Unwritten Rules of Poker
THE WEEKLY SHUFFLE, 2013-07-07, by OzoneAs is the case in most competitive sub-cultures, poker has its fair share of unwritten rules or codes for players to live by. Sometimes these unwritten rules carry more weight than rules on paper. Violate a rule on paper and you could get a one orbit penalty. Violate one of poker's coveted codes of the game and an entire community of players could turn their back on you.
Here are some of the obvious and not so obvious unwritten rules of poker:
Show your winning hand immediately
In poker, it is considered poor form to "slow-roll" an opponent by waiting to turn over the winning hand. This is viewed as unnecessary salt in the wound of an opponent who already has to deal with having lost the hand. When you know you hold the winning cards at showdown, there should be no hesitation about showing them in order to collect the pot.
It is not technically against a player's right to take thirty seconds or a minute on each and every decision at the table. However, this laborious form of play will not earn you many friends. Poker is a social game and as such there are social conventions to follow at the table. One of them is being aware that others do not wish to wait an unnecessarily long while for you to complete action on a routine basis.
Don't give away information to opponents
Poker is a game of incomplete information. Those who parse the nuances of the game most adeptly come out ahead in the long run. An unwritten rule of poker is to not help your opponents piece together information about their opponents, especially during a hand. Moreover, informing a player new to your table about the tendencies of others at the table is considered out of line. Let them figure it out for themselves.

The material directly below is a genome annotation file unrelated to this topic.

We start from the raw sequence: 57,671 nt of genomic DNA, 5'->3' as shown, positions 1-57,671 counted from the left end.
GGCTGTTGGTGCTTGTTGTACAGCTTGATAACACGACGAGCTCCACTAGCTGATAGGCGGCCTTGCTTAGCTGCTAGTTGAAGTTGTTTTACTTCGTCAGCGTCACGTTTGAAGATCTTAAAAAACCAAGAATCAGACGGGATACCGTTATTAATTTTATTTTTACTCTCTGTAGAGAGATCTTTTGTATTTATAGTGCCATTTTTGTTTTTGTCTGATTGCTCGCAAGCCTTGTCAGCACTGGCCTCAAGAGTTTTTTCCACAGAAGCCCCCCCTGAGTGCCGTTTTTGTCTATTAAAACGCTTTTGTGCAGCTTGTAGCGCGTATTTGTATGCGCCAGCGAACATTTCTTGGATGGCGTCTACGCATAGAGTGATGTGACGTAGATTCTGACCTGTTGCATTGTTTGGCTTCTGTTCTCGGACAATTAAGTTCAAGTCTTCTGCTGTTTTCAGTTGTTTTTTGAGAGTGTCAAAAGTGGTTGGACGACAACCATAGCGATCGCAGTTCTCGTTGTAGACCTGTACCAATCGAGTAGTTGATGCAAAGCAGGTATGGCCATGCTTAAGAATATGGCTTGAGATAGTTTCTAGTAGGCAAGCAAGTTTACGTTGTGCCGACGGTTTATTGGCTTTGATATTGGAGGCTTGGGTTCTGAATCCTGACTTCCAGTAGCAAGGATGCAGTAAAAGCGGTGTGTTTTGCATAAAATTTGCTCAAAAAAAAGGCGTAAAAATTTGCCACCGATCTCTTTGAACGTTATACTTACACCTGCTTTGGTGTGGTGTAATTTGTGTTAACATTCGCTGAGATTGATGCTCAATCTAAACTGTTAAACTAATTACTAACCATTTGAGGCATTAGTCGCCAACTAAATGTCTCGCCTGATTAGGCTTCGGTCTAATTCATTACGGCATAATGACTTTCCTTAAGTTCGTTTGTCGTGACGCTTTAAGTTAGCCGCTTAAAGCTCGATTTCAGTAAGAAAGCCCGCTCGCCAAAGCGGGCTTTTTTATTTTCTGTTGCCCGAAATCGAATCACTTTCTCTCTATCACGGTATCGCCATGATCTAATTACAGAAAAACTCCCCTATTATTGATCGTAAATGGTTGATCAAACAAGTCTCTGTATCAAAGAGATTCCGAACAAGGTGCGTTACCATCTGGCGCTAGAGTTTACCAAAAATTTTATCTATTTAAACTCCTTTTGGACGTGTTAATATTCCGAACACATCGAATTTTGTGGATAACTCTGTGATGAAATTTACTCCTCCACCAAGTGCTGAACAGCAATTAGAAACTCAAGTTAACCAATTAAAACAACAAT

Don't berate opponents
One of the best quips in poker is "don't tap the glass". This means when a fishy player makes a poor play, don't berate them for it or point out the error in their play. Players have a right to make decisions as they see fit and should be exempt from having their judgements questioned by others at the table during gameplay.
Treat dealers as people
Some in the poker community feel it is unnecessary to extend kindness and consideration to poker dealers. Dealers are sometimes used as an outlet on which a player will vent their frustrations. It shouldn't need to be clarified that this is dreadful behavior. Moreover, be aware that in many cardrooms, particularly those in the United States, dealers are reliant on tips from players in order to make a living. When you win a nice pot, it is customary to throw a couple of dollars to the dealer.
Don't hit and run
It goes against the sportsmanship of poker to sit down at a table and leave immediately upon accruing some sort of a profit. If your intentions when sitting down at the table are to exit the game as soon as any form of winnings have been secured, you should realize that you're an unlikable character to the others in the game. There is an unwritten policy of sticking around for a reasonable length of time in order to allow your opponents the perception of having a chance to get their losses back from you before you should be heading for the exit.
Don't talk to or distract other players during a hand
Players involved in a hand should be viewed as off-limits for conversation. If you were having a conversation with a player who suddenly becomes involved in a hand politely quiet down or indicate that the conversation can continue when they finish the hand.
Leave drinks and ashtrays off the table
Care should be taken to avoid potentially creating any type of a mess on the felt which could compromise the integrity of the playing cards.
Practice good hygiene
You owe it to the others in your poker game to shower and apply deodorant on at least a daily basis. Practice at least a bare minimum of consideration for others with regards to personal hygiene when playing poker.
The Weekly Shuffle is our Sunday column with our observations and commentary on the poker world. Have an idea for an article? Leave a suggestion on the feedback page.
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